Spare a thought for the events of December 20, 1973

SANTOÑA (CANTABRIA): The monument to Carrero Blanco in his birthplace.

AS Spain digests its Christmas Eve dinner and politicians digest the election results, spare a thought for December 20, 1973.

That was when the car of Spain’s Prime Minister Admiral Luis Carrero Blanco was blown up in Calle Claudio Coello in Madrid. 

He was returning home after Mass as he did each morning in his official car, a black Dodge, and his unvarying routine made him an easy target.

The attack was carried out by ETA’s five-strong Txikia commando and took more than a year to set up. 

The choice of Carrero Blanco was an obvious one, he had been a close adviser to Franco since 1941, when he came to the dictator’s notice after writing a report advising against entering the Second World War on the side of the fascist Axis.  

The admiral was made a minister in 1951, became vice-prime minister in 1967. He was named prime minister six months before his assassination.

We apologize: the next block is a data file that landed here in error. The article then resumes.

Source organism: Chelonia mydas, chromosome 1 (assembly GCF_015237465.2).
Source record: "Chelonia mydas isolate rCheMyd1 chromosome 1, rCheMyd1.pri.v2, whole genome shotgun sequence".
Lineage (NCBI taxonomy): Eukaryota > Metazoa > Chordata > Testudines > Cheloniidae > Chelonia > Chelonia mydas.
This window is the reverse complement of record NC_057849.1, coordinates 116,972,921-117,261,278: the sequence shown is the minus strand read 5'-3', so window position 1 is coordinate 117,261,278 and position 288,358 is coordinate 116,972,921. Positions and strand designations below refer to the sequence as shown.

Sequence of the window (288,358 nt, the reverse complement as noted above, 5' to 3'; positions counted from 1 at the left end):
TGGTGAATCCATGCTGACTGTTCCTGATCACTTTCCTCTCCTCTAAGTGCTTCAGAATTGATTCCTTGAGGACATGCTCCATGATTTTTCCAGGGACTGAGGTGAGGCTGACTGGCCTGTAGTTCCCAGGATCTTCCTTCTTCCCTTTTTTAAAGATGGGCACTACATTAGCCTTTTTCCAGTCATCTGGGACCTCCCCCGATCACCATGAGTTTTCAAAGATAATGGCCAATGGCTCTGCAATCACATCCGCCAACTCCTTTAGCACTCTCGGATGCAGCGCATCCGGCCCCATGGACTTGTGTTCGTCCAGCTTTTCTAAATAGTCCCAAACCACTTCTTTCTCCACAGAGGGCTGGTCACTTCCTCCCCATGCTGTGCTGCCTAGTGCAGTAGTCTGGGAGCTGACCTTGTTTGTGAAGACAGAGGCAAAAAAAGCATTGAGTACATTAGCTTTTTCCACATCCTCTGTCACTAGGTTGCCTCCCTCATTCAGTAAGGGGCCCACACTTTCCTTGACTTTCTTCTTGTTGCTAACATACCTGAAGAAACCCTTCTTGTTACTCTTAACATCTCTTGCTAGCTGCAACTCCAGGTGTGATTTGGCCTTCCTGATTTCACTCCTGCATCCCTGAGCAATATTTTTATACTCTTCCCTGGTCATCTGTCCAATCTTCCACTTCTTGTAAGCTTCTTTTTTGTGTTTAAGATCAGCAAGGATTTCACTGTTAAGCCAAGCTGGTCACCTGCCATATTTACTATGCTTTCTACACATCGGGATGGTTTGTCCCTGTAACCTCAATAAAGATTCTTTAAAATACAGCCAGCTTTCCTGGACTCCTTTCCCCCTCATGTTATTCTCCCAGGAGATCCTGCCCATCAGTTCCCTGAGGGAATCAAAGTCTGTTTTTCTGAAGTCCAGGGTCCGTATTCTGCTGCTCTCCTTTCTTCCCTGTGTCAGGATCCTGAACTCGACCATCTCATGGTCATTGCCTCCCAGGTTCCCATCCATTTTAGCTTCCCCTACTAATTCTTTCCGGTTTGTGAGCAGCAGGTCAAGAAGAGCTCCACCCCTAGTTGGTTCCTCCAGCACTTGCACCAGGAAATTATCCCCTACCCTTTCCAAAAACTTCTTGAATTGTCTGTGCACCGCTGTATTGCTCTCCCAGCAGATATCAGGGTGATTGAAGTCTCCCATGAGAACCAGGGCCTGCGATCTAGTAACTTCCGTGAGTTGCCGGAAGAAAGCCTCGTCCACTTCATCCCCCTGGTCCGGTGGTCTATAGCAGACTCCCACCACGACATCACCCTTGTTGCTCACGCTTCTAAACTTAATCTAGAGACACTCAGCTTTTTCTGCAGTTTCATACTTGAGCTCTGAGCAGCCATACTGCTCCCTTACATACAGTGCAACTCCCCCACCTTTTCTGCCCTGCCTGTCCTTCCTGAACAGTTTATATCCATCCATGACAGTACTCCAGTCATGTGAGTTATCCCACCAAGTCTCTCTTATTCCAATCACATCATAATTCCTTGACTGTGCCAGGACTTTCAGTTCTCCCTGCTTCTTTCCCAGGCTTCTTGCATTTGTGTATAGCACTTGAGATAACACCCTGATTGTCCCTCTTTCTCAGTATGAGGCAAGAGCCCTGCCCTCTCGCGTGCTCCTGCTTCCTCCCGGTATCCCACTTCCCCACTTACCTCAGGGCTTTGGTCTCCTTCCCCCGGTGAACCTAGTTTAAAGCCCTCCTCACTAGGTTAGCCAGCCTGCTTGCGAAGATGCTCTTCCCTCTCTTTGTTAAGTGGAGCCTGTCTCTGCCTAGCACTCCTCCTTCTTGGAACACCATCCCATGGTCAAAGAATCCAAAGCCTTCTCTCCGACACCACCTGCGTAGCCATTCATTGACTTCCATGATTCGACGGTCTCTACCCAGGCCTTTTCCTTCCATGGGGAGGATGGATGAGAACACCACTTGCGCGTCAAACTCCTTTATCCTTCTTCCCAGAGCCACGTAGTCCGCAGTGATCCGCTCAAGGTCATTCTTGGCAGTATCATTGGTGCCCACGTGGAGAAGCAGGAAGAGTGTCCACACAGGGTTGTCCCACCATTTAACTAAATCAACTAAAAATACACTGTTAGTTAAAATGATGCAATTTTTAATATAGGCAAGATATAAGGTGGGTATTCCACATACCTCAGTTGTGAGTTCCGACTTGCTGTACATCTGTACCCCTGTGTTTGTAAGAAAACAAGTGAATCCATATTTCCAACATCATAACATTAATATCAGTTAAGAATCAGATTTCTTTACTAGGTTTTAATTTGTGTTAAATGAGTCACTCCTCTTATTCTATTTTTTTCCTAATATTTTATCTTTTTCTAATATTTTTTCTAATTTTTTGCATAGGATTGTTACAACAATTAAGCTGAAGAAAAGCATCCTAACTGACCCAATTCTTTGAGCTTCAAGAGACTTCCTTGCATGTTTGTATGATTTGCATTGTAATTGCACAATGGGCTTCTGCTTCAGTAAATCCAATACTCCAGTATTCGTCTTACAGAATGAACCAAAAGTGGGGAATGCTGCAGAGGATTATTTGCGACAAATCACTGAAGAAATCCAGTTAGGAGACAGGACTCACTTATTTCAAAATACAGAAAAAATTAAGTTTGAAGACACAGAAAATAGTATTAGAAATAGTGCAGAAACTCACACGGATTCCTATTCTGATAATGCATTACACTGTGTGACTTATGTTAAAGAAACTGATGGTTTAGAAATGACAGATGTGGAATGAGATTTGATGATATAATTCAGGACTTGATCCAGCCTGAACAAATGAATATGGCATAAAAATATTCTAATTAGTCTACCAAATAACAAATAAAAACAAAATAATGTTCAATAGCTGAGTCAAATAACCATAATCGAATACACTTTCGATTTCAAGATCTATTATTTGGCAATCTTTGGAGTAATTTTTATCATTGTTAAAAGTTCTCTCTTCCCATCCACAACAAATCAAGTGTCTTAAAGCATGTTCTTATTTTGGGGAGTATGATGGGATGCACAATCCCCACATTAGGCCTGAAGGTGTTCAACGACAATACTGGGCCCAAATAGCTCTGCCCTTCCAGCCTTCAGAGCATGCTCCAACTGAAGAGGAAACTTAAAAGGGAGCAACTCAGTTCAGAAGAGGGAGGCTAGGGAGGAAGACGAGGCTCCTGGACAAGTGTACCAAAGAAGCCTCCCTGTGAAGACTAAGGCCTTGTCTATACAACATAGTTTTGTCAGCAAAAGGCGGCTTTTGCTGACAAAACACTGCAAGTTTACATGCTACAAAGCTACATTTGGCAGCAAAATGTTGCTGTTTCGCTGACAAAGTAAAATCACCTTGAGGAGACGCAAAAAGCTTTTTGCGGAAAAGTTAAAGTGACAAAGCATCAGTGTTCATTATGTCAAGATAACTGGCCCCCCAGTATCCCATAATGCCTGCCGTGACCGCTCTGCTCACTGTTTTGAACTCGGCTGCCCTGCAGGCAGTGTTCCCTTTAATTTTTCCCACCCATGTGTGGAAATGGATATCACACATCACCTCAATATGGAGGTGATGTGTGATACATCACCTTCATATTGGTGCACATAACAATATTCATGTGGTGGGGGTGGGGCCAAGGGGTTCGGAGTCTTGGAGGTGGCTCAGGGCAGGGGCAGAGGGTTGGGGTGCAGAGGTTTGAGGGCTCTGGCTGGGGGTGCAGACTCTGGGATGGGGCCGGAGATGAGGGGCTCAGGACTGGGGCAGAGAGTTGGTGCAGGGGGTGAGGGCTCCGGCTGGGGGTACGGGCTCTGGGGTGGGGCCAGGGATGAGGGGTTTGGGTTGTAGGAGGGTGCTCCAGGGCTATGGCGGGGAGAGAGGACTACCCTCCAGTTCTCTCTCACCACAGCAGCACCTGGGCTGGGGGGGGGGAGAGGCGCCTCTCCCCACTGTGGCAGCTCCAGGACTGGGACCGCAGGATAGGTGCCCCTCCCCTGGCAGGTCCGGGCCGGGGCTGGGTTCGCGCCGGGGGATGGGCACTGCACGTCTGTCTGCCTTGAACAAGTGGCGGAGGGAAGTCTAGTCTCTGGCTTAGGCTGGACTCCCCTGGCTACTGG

The aging dictator, who boasted that all loose ends were ‘tied up and well tied up,’ trusted that on his death Carrero Blanco would ensure that the Movimiento, Spain’s only political organisation, survived after Prince Juan Carlos was proclaimed King.

So what was in Franco’s mind when he began his Christmas speech that year with the phrase: ‘No hay mal que por bien no venga?’  Using the equivalent of ‘It’s an ill wind that blows no good’ generated inevitable conspiracy theories.

How could the ETA commando spend a year in Madrid setting up the plot to kill Carrero Blanco without detection? 

Why did Henry Kissinger, the US Secretary of State, visit Madrid two days previously? 

Better still, Carlos Arias Navarro, the former Interior minister who replaced Carrero Blanco as prime minister, was nominally in charge of providing him with protection, and should have uncovered the plot, it was suggested.

Two years later, Franco was dead and Arias Navarro would be in office for only a few months more. He was replaced by Adolfo Suarez who, together with Juan Carlos I, steered Spain to democracy. But that’s another story.

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